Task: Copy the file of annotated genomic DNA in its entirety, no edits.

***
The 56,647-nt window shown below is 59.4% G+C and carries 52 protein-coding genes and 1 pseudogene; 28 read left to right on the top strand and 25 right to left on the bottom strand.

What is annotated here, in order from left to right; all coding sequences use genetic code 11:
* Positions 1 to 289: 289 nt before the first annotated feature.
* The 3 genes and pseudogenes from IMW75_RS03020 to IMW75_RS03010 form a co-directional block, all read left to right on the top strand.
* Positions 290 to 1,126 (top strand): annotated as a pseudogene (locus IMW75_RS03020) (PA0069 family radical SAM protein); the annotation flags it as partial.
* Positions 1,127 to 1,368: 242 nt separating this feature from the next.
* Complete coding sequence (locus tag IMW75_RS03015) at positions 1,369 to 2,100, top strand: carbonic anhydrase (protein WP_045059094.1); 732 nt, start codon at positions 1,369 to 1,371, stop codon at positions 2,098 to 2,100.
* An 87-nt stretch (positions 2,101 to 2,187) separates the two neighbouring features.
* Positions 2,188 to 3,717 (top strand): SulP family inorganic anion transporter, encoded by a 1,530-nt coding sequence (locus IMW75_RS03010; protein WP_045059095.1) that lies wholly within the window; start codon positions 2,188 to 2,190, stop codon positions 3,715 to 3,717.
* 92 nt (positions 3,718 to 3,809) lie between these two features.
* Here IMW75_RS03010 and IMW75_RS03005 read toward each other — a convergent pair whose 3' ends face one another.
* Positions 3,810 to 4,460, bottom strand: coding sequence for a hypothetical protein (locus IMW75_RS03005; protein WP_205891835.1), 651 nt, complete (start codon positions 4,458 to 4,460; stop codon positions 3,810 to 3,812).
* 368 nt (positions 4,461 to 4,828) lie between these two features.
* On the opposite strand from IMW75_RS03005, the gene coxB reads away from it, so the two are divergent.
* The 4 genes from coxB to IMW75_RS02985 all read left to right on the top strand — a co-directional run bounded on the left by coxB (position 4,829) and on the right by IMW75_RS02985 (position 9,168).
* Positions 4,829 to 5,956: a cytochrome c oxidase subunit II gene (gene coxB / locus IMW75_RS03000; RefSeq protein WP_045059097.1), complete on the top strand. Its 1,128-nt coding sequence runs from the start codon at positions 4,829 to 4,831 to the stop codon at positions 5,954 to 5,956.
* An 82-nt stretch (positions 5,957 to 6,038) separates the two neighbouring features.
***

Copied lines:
The 56,647-nt window shown below is 59.4% G+C and carries 52 protein-coding genes and 1 pseudogene; 28 read left to right on the top strand and 25 right to left on the bottom strand.

What is annotated here, in order from left to right; all coding sequences use genetic code 11:
* Positions 1 to 289: 289 nt before the first annotated feature.
* The 3 genes and pseudogenes from IMW75_RS03020 to IMW75_RS03010 form a co-directional block, all read left to right on the top strand.
* Positions 290 to 1,126 (top strand): annotated as a pseudogene (locus IMW75_RS03020) (PA0069 family radical SAM protein); the annotation flags it as partial.
* Positions 1,127 to 1,368: 242 nt separating this feature from the next.
* Complete coding sequence (locus tag IMW75_RS03015) at positions 1,369 to 2,100, top strand: carbonic anhydrase (protein WP_045059094.1); 732 nt, start codon at positions 1,369 to 1,371, stop codon at positions 2,098 to 2,100.
* An 87-nt stretch (positions 2,101 to 2,187) separates the two neighbouring features.
* Positions 2,188 to 3,717 (top strand): SulP family inorganic anion transporter, encoded by a 1,530-nt coding sequence (locus IMW75_RS03010; protein WP_045059095.1) that lies wholly within the window; start codon positions 2,188 to 2,190, stop codon positions 3,715 to 3,717.
* 92 nt (positions 3,718 to 3,809) lie between these two features.
* Here IMW75_RS03010 and IMW75_RS03005 read toward each other — a convergent pair whose 3' ends face one another.
* Positions 3,810 to 4,460, bottom strand: coding sequence for a hypothetical protein (locus IMW75_RS03005; protein WP_205891835.1), 651 nt, complete (start codon positions 4,458 to 4,460; stop codon positions 3,810 to 3,812).
* 368 nt (positions 4,461 to 4,828) lie between these two features.
* On the opposite strand from IMW75_RS03005, the gene coxB reads away from it, so the two are divergent.
* The 4 genes from coxB to IMW75_RS02985 all read left to right on the top strand — a co-directional run bounded on the left by coxB (position 4,829) and on the right by IMW75_RS02985 (position 9,168).
* Positions 4,829 to 5,956: a cytochrome c oxidase subunit II gene (gene coxB / locus IMW75_RS03000; RefSeq protein WP_045059097.1), complete on the top strand. Its 1,128-nt coding sequence runs from the start codon at positions 4,829 to 4,831 to the stop codon at positions 5,954 to 5,956.
* An 82-nt stretch (positions 5,957 to 6,038) separates the two neighbouring features.